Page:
The geography of neighborhood opportunity: too many kids are left out

Enter TitlePhoto/Christopher Lane

New research from the Institute for Child, Youth and Family Policy (ICYFP) at the Heller School for Social Policy and Management shows that children’s access to neighborhood conditions that promote their health and development varies widely across the United States. The research also shows that a child’s race or ethnicity strongly predicts whether he or she lives in a place with access to good schools, healthy foods, parks and playgrounds, and living-wage jobs.

ICYFP’s updated Child Opportunity Index (COI 2.0) was released on Jan. 22. It shows that black children are 7.6 times more likely than white children to live in neighborhoods with substantially lower opportunity to grow up healthy, and Hispanic children are 5.3 times more likely than white children to live in neighborhoods with lower opportunity. In contrast, the majority of white and Asian/Pacific Islander children live in higher-opportunity neighborhoods.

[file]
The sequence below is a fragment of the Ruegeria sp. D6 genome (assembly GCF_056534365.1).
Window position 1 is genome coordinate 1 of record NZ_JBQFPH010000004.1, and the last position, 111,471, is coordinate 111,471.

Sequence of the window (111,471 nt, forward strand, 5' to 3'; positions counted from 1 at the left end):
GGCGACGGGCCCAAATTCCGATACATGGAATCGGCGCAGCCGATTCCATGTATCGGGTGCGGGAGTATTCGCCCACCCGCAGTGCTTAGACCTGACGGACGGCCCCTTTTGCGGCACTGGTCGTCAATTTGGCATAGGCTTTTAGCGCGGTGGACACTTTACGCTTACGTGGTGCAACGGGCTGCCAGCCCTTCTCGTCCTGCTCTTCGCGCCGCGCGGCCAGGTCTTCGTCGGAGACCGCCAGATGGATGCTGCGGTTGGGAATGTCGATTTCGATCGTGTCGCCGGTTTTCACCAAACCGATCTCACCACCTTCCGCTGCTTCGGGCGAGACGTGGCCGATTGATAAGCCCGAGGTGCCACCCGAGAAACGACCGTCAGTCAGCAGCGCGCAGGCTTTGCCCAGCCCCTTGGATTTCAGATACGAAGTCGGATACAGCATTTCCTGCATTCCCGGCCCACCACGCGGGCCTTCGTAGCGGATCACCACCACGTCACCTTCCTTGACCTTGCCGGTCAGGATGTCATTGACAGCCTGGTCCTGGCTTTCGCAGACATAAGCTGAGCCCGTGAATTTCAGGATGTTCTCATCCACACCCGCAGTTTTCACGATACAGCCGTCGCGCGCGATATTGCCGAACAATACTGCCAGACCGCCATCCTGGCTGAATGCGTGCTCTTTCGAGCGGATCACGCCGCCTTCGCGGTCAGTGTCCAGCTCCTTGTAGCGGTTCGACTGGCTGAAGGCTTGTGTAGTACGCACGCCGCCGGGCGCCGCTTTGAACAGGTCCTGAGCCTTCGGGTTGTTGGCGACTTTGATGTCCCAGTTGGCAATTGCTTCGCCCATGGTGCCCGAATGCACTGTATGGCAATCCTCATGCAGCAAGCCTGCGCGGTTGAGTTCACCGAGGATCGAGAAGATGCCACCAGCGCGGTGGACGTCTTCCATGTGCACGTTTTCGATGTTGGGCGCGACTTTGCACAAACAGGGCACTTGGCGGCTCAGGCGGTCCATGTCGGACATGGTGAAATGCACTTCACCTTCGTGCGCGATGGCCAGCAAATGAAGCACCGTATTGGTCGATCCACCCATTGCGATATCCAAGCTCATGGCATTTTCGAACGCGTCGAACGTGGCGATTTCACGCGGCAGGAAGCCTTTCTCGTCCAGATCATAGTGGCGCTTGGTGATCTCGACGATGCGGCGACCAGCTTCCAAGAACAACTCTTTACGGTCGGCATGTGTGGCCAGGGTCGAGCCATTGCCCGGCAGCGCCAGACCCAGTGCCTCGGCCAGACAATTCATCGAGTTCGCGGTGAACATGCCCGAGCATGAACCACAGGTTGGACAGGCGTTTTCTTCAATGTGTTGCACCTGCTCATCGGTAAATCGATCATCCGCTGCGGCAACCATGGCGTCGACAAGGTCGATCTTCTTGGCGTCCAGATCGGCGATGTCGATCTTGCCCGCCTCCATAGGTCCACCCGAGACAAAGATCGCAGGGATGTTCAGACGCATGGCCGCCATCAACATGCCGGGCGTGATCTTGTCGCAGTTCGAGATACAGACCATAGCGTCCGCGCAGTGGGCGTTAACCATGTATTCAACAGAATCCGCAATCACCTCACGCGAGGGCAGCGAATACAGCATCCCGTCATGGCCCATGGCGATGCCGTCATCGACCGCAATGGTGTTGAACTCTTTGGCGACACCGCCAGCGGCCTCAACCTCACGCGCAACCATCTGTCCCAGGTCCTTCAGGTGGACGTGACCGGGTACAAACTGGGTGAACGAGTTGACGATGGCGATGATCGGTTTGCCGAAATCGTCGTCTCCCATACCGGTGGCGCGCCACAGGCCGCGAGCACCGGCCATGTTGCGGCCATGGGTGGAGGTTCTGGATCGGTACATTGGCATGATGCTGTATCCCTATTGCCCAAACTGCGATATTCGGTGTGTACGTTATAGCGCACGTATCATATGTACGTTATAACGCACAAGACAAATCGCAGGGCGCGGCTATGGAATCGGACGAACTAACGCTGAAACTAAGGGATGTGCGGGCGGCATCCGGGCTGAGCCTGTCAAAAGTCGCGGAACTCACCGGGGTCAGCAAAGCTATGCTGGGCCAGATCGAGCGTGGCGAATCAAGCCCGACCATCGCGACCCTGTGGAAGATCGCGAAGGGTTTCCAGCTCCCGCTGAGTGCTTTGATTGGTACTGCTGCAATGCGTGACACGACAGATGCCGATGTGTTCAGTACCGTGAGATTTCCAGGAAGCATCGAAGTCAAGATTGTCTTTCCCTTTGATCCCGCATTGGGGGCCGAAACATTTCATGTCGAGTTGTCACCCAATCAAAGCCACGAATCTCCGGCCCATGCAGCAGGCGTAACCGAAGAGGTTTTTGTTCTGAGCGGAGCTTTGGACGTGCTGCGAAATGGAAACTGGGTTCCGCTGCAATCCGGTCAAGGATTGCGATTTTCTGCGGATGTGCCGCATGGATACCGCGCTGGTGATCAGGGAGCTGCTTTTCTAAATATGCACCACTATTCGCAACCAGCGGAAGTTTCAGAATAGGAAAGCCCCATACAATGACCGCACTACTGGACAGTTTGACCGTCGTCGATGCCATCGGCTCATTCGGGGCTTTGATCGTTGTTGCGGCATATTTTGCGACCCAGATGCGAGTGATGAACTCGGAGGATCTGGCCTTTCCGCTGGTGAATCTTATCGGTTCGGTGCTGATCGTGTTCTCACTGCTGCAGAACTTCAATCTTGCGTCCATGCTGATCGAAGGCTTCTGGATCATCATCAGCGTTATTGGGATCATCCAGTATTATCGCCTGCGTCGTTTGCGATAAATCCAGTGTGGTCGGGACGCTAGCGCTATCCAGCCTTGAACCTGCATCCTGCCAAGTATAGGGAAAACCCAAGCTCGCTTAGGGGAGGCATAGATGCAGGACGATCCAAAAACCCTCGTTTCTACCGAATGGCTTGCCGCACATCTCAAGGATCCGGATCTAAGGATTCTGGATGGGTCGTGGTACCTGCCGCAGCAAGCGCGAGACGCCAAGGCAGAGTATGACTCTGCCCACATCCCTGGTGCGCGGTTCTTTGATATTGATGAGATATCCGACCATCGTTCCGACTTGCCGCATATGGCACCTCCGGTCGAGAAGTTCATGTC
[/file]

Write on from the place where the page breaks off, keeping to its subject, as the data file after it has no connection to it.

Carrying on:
“The COI is unique because it provides for every U.S. neighborhood a consistent and current metric of whether children have what it takes to grow up healthy,” said lead researcher Dr. Dolores Acevedo-Garcia, the Samuel F. and Rose B. Gingold Professor of Human Development and Social Policy, and director of ICYFP. “This matters because the index gives us the ability to use contemporary data to identify child opportunity gaps and inform policy change that is needed to create more equitable neighborhood conditions so that all children can thrive.”

Acevedo-Garcia and her team at ICYFP intend for the index to be used by policy makers, community leaders, journalists or anyone who wants to better understand the geography of opportunity in the U.S. The release of the index attracted media coverage at The Washington Post, CNN, Axios, and in December, NPR previewed the release of the data.





Categories: Humanities and Social Sciences, Research

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